Figure 5: Optimization of phage display. After optimized conditions (right) a clear concentration of phages carrying mdnA after one panning round was noted. E. coli cells were infected with phage mix (helper phages and phages carrying mdnA) before and after panning and plated on agar containing kanamycin or ampicillin. The ratio of cells growing on ampicillin or kanamycin agar before panning to cells growing on ampicillin or kanamycin agar after was calculated. Helper phages which acted as negative control have a kanamycine resistance whereby phages carrying mdnA have an ampicillin resistance.




Testing phage display with unmodified mdnA against further proteases
Furthermore the interaction of unmodified mdnA with other proteases was determined. From the literature (Ziemert, 2010) the high inhibitory activity of microviridin L, besides trypsin, against chymotrypsin and elastase is also known. So a phage display with these enzymes was performed. Additionally papain, proteinase K, mycolysin and pepsin were tested for which no interaction was shown yet. For all enzymes an equal amount of E. coli cells and phages were used. In agreement with data from the literature interaction of microviridin with chymotrypsin and elastase was confirmed. Additionally an interaction with papain was noted. All other proteases were not bound by microviridin.

Figure 6: Phage display against different proteases. After panning the number of clones was counted. In agreement with data from the literature interaction of microviridin with chymotrypsin and elastase was confirmed. Additionally an interaction with papain was noted.



Source of the part:
The BioBrick mdnA is a part of the microviridin gene (mdn) cluster which was isolated from Microcystis aeruginosa strain NIES-843.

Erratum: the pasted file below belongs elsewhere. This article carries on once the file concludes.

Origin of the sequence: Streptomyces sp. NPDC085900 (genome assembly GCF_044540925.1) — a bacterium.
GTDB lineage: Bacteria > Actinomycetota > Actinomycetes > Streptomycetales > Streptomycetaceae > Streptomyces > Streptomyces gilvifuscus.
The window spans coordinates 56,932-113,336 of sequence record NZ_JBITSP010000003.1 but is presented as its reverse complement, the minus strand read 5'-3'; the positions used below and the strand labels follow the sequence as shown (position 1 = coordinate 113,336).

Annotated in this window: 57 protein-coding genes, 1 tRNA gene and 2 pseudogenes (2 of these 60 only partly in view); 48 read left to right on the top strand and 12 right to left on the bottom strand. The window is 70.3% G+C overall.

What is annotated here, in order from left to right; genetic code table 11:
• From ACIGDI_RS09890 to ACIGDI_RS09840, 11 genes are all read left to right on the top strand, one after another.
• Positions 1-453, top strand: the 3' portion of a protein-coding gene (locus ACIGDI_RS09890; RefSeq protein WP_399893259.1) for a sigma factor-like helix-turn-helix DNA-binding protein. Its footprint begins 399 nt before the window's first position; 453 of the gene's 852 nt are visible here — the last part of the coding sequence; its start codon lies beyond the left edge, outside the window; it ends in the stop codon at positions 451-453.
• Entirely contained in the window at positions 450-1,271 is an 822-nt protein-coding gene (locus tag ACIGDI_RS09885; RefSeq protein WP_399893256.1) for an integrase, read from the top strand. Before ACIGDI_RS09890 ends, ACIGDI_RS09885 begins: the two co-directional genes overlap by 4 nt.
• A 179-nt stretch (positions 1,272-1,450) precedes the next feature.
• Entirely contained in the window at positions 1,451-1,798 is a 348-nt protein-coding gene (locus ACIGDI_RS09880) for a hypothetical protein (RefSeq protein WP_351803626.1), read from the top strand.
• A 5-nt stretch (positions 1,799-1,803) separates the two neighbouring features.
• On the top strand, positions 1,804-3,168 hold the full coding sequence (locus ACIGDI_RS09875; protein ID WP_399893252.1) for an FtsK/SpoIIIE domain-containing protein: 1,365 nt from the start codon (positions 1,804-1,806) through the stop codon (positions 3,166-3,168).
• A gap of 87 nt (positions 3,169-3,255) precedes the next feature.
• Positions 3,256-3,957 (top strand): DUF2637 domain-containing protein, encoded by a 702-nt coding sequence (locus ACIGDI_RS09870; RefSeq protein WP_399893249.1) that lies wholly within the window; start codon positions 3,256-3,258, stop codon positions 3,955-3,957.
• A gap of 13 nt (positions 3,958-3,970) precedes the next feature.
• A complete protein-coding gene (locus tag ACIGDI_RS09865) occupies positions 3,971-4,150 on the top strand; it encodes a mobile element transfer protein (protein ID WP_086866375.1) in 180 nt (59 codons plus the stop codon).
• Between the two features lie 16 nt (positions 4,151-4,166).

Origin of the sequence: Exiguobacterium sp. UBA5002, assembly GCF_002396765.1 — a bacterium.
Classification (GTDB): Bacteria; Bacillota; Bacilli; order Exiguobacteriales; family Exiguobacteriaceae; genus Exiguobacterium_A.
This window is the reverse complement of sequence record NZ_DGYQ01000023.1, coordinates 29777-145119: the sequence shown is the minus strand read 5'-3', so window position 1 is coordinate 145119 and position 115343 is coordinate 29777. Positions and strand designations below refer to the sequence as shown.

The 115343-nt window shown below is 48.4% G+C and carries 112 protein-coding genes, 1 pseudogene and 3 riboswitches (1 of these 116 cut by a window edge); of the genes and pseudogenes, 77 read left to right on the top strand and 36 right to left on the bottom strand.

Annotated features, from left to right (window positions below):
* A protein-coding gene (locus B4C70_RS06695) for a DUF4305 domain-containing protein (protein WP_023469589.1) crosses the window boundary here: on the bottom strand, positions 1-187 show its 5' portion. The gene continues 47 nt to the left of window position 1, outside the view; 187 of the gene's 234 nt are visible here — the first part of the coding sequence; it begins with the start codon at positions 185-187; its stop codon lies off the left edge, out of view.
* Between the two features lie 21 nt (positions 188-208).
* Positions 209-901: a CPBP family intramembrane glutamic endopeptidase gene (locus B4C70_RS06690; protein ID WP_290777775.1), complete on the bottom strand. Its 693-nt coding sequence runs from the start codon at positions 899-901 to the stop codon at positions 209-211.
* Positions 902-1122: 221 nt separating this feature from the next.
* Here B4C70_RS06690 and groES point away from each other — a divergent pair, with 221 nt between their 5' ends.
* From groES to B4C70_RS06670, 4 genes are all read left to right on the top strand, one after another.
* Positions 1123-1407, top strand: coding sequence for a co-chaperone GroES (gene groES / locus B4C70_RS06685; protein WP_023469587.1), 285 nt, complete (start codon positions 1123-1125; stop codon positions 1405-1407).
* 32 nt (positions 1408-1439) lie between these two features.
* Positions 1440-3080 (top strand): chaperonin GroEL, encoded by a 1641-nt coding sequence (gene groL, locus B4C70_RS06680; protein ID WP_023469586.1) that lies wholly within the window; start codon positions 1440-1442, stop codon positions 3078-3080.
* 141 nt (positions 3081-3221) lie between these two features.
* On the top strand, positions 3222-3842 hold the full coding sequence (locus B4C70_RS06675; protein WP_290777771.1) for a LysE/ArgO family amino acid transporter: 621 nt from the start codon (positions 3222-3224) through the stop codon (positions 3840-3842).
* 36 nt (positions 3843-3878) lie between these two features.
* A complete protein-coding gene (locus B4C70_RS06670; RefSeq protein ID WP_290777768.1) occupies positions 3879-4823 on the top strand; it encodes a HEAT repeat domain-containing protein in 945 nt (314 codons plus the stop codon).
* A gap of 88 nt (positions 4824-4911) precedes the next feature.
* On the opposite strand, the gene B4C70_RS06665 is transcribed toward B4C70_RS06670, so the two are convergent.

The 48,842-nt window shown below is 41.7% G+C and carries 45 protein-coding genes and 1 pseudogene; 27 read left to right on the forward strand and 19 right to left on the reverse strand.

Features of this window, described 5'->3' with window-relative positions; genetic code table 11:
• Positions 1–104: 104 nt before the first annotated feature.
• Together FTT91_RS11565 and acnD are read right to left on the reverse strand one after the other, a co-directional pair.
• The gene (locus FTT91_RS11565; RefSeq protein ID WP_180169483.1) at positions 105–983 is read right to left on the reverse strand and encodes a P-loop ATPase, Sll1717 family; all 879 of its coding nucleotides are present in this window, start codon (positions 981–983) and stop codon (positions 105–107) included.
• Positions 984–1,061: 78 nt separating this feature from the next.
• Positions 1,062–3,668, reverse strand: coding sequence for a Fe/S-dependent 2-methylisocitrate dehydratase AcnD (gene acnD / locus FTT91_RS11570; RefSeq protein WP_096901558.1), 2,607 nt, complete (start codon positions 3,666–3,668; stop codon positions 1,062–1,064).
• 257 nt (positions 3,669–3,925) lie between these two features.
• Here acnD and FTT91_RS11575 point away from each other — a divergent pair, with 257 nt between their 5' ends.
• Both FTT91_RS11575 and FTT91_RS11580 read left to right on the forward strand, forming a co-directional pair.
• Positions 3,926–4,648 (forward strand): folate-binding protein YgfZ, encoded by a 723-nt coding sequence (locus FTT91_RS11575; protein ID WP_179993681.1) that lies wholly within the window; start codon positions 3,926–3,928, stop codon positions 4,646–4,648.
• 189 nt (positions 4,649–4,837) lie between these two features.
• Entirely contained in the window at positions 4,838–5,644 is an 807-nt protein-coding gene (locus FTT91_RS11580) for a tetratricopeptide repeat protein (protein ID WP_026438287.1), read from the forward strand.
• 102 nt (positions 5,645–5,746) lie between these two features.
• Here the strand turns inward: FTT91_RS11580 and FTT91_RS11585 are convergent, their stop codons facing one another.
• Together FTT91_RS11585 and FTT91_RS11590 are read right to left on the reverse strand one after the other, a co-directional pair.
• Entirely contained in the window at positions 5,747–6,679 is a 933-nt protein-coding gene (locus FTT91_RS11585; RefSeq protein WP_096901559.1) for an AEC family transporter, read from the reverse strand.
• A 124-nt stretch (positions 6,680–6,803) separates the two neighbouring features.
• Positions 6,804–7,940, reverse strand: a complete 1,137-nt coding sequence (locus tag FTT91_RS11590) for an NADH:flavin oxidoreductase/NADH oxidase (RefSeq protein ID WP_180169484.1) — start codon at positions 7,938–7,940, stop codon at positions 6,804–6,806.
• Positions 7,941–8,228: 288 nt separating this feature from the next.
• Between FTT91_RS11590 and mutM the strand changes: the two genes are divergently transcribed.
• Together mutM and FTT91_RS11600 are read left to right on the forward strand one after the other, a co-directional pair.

The gene III protein is a coat protein from the filamentous bacteriophage M13.

Design information:
Gene III was amplified from the vector pak100blaKDIR using the following primers
Forward:TAAGCTTCTAGATGGCCGGCGAGCAGAAGCTGATCTCTGAGGAAGACCTGGGTGGTGGCTCTGGTTCC
Reverse: TGCTTAGACGTCCTGCAGCGGCCGCTACTAGTATTAACCGGTAGACTCCTTATTACGCAGTA

The mdnA gene was amplified from the vector pARW089 using the following primers
Forward: TTCCATGGCGCCAGAGGAATCTAGATGGCATATCCCAACGATC
Reverse: CTTCTGACTGGGAAGATTATACCGGTTAATACTAGTAGCGGCCGCTGCAGGACGTC

Gene III was amplified from pak100blaKDIR and mdnA from pARW089 by PCR. The primers were designed to enable the introduction of iGEM. The PCR product gene III was digested by whereas the PCR product mdnA was digested by AgeI. Thus a mdnA-gene III fusion part according to RFC25 was generated whereby AgeI and NgoMIV overhangs are compatible and placed in frame with the protein sequence. The ligation of AgeI and NgoMIV overhangs resulted in a scar coding for the threonine and glycine. Because the introduction of restriction sites before mdnA leaded to a great distance between ribosome binding site and mdnA a second RBS was inserted among SfoI and XbaI recognition sites to ensure a sufficiently expression rate of the mdnA-gene III-fusion gene. Between mdnA and gene III myc sequence was inserted.

Because this BioBrick is an RFC25 expression part, the adenine of mdnA gene's start codon is part of the XbaI recognition site. Further the sequence contains a AgeI recognition site after gene III.